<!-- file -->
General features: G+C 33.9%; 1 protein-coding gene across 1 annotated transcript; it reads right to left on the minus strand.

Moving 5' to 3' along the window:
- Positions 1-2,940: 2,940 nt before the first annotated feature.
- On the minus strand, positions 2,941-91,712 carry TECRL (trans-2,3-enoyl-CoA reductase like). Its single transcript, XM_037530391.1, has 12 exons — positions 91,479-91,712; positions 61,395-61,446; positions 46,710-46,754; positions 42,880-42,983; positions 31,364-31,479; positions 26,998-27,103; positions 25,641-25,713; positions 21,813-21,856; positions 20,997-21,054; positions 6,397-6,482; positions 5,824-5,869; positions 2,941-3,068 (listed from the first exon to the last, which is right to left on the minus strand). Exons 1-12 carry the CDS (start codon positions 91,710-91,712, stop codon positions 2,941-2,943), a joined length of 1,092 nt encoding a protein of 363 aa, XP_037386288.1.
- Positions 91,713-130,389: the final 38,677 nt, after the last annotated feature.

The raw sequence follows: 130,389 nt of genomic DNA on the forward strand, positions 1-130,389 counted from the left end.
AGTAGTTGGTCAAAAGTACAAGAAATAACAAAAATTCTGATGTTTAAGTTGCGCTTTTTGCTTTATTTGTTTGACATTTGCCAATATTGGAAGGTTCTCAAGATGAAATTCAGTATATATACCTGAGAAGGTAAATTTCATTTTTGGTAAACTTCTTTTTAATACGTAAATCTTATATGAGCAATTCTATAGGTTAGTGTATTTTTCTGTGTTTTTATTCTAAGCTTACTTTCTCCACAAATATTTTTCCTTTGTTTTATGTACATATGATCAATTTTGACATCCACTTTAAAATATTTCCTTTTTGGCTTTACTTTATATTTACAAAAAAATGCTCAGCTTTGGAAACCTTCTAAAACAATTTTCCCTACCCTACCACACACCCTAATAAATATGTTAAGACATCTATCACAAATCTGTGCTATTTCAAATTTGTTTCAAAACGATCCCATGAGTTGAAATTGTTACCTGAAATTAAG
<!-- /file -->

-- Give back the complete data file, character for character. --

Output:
General features: G+C 33.9%; 1 protein-coding gene across 1 annotated transcript; it reads right to left on the minus strand.

Moving 5' to 3' along the window:
- Positions 1-2,940: 2,940 nt before the first annotated feature.
- On the minus strand, positions 2,941-91,712 carry TECRL (trans-2,3-enoyl-CoA reductase like). Its single transcript, XM_037530391.1, has 12 exons — positions 91,479-91,712; positions 61,395-61,446; positions 46,710-46,754; positions 42,880-42,983; positions 31,364-31,479; positions 26,998-27,103; positions 25,641-25,713; positions 21,813-21,856; positions 20,997-21,054; positions 6,397-6,482; positions 5,824-5,869; positions 2,941-3,068 (listed from the first exon to the last, which is right to left on the minus strand). Exons 1-12 carry the CDS (start codon positions 91,710-91,712, stop codon positions 2,941-2,943), a joined length of 1,092 nt encoding a protein of 363 aa, XP_037386288.1.
- Positions 91,713-130,389: the final 38,677 nt, after the last annotated feature.

The raw sequence follows: 130,389 nt of genomic DNA on the forward strand, positions 1-130,389 counted from the left end.
AGTAGTTGGTCAAAAGTACAAGAAATAACAAAAATTCTGATGTTTAAGTTGCGCTTTTTGCTTTATTTGTTTGACATTTGCCAATATTGGAAGGTTCTCAAGATGAAATTCAGTATATATACCTGAGAAGGTAAATTTCATTTTTGGTAAACTTCTTTTTAATACGTAAATCTTATATGAGCAATTCTATAGGTTAGTGTATTTTTCTGTGTTTTTATTCTAAGCTTACTTTCTCCACAAATATTTTTCCTTTGTTTTATGTACATATGATCAATTTTGACATCCACTTTAAAATATTTCCTTTTTGGCTTTACTTTATATTTACAAAAAAATGCTCAGCTTTGGAAACCTTCTAAAACAATTTTCCCTACCCTACCACACACCCTAATAAATATGTTAAGACATCTATCACAAATCTGTGCTATTTCAAATTTGTTTCAAAACGATCCCATGAGTTGAAATTGTTACCTGAAATTAAG